Upon receiving news of her award, Dr. Irfan wrote: “I’m thrilled to hear that my article has been named co-winner of the Alixa Naff Prize, especially at a time when so much exciting and innovative work on Middle East migration is being produced. I would like to thank the selection committee for their kind words and consideration. It is especially encouraging to see the Palestinians’ forced migration being situated within the broader context of regional displacements, refugee crises, and voluntary migrations.”
Dr. Samuel Dolbee is a lecturer on History & Literature at Harvard University. He completed his PhD in 2017 at New York University’s joint program in History and Middle Eastern & Islamic Studies. He is currently working on a book manuscript about the environmental history of the Jazira region between 1858 and 1939 that examines borders by following locusts and mobile people, including deportees, nomads, and refugees.
In making its decision, the selection committee noted: “A powerful, poignant, empirically rich piece. the evidence is well mustered and the prose restrained and moving. Dolbee’s work blends borderlands and environmental hist approaches and it’s excellent. This article is a good demonstration of how to think about desert spaces/borderlands in multiple registers. It’s at the very cutting edge of its subfield.”
In accepting the award, Dr. Dolbee wrote: “I have great respect for the efforts of both the late Dr. Alixa Naff and the Khayrallah Center to foster scholarship on migration, and so it’s an honor to receive this recognition. I’m grateful to the committee for their kind words, and to the broader scholarly community for making this work possible.”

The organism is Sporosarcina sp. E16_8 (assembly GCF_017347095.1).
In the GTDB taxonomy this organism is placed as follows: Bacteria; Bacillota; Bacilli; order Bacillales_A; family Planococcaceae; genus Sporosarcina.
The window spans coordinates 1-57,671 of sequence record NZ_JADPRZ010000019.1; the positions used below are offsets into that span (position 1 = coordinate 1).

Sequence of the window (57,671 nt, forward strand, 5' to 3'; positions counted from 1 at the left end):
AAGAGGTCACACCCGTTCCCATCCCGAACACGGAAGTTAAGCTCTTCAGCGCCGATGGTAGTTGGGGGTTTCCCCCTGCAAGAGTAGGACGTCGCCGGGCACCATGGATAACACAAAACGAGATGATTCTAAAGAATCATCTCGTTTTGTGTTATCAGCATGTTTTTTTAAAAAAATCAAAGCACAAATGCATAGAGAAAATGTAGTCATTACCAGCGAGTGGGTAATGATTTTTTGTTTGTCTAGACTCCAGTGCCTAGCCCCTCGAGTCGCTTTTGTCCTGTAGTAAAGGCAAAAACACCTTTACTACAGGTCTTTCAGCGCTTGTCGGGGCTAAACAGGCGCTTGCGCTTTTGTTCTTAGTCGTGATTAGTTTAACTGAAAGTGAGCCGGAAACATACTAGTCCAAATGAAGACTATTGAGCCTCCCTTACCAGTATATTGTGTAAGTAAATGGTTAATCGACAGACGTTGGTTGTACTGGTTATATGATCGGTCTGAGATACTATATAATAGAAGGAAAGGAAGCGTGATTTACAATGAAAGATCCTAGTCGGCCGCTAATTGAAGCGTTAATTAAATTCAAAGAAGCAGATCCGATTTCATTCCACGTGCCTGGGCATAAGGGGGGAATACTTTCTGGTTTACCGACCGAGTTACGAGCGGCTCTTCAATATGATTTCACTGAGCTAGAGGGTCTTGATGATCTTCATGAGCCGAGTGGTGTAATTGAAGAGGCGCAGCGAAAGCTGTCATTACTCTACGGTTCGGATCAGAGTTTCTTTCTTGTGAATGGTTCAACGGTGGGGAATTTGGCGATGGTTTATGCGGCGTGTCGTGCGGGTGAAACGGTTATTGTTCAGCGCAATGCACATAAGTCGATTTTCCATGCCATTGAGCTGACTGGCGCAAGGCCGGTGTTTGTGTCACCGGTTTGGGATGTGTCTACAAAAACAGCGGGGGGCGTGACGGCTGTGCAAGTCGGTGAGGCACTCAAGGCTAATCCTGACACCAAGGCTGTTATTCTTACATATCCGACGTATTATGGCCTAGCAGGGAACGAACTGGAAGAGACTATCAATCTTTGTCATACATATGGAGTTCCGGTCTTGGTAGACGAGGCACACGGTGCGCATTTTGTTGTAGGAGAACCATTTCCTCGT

2020 Graduate Paper Prize – Dr. Mija Sanders
The 2020 Graduate Paper Prize was awarded to Dr. Mija Sanders, for her paper, Death on the Aegean Borderlands.
Dr. Sanders is a recent Ph.D. graduate of the School of Middle Eastern Studies at the University of Arizona. Her 2020 dissertation is titled “Politics of Care and Reverberations of Trauma: Syrian Refugees in Izmir, Turkey.” Her dissertation explores a broad framework of international, national, and local institutions including care and assistance sectors (health care and humanitarian aid), the labor market, and urban settlement that are part of the interface between Syrians and the Turkish state. It connects Syrian affects and emotions to the institutions that regulate their everyday lives through multiple interventions. Currently Mija is working on a book based on her dissertation.
In making its decision, one member of the selection committee noted that Dr. Sanders’ work is: “Extremely impressive: subtle, restrained, poignant, theoretically sophisticated and empirically rich.” Another commented: “Theoretically rich piece on necropolitics on the Izmir coast. Uses the relevant literature and critical theory, asks new questions. Has a novel source base. This is an excellent essay!” Our third committee member wrote this paper presents: “a cogent analysis of the necropolitics of refugees in eloquent prose; at once incredibly moving and disturbing, while providing a thoughtful intervention into the field of refugee studies.”
In accepting the prize, Dr. Sanders wrote: “I am very honored to receive the Alixa Naff Prize in Migration Studies. The opportunity to share this work—focused on Syrian migration experiences and death on the Aegean—is appreciated beyond words. I am greatly encouraged by the feedback of the selection committee to continue to write about the “incredibly moving and disturbing” but important realities of Syrian experiences in Turkey. During interviews in the field in 2017-2018, Syrians made it clear that the way they lived and the way they died, crossing borders and in Turkey, were equally significant and important to consider as migration experiences of the Syrian community. I receive the news of this award with the excitement that those narratives will now be read and acknowledged.”